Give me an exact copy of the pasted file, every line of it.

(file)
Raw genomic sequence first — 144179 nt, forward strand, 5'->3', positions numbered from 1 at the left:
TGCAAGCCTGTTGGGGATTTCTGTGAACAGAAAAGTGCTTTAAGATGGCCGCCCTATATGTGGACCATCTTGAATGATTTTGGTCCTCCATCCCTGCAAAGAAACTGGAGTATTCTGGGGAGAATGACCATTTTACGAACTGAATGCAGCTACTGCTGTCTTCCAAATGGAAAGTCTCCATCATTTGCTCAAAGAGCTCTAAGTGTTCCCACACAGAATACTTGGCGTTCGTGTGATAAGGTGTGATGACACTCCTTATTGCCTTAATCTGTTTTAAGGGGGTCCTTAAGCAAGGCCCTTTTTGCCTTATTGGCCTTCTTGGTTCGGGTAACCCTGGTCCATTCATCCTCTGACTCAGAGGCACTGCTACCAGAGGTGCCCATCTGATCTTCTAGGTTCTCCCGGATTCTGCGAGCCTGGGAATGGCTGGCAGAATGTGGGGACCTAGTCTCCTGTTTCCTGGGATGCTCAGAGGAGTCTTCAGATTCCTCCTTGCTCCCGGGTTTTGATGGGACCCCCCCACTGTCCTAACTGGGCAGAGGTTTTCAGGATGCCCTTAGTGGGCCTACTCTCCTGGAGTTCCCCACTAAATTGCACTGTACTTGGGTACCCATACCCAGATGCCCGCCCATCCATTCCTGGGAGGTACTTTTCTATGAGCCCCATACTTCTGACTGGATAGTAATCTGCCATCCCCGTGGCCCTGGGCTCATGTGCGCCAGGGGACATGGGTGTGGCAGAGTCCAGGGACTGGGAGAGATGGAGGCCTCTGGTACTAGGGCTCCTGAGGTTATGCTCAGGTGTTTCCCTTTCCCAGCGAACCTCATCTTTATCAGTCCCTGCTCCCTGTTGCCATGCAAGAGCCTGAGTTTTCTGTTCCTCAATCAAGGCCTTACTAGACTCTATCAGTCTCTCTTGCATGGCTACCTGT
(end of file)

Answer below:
Raw genomic sequence first — 144179 nt, forward strand, 5'->3', positions numbered from 1 at the left:
TGCAAGCCTGTTGGGGATTTCTGTGAACAGAAAAGTGCTTTAAGATGGCCGCCCTATATGTGGACCATCTTGAATGATTTTGGTCCTCCATCCCTGCAAAGAAACTGGAGTATTCTGGGGAGAATGACCATTTTACGAACTGAATGCAGCTACTGCTGTCTTCCAAATGGAAAGTCTCCATCATTTGCTCAAAGAGCTCTAAGTGTTCCCACACAGAATACTTGGCGTTCGTGTGATAAGGTGTGATGACACTCCTTATTGCCTTAATCTGTTTTAAGGGGGTCCTTAAGCAAGGCCCTTTTTGCCTTATTGGCCTTCTTGGTTCGGGTAACCCTGGTCCATTCATCCTCTGACTCAGAGGCACTGCTACCAGAGGTGCCCATCTGATCTTCTAGGTTCTCCCGGATTCTGCGAGCCTGGGAATGGCTGGCAGAATGTGGGGACCTAGTCTCCTGTTTCCTGGGATGCTCAGAGGAGTCTTCAGATTCCTCCTTGCTCCCGGGTTTTGATGGGACCCCCCCACTGTCCTAACTGGGCAGAGGTTTTCAGGATGCCCTTAGTGGGCCTACTCTCCTGGAGTTCCCCACTAAATTGCACTGTACTTGGGTACCCATACCCAGATGCCCGCCCATCCATTCCTGGGAGGTACTTTTCTATGAGCCCCATACTTCTGACTGGATAGTAATCTGCCATCCCCGTGGCCCTGGGCTCATGTGCGCCAGGGGACATGGGTGTGGCAGAGTCCAGGGACTGGGAGAGATGGAGGCCTCTGGTACTAGGGCTCCTGAGGTTATGCTCAGGTGTTTCCCTTTCCCAGCGAACCTCATCTTTATCAGTCCCTGCTCCCTGTTGCCATGCAAGAGCCTGAGTTTTCTGTTCCTCAATCAAGGCCTTACTAGACTCTATCAGTCTCTCTTGCATGGCTACCTGT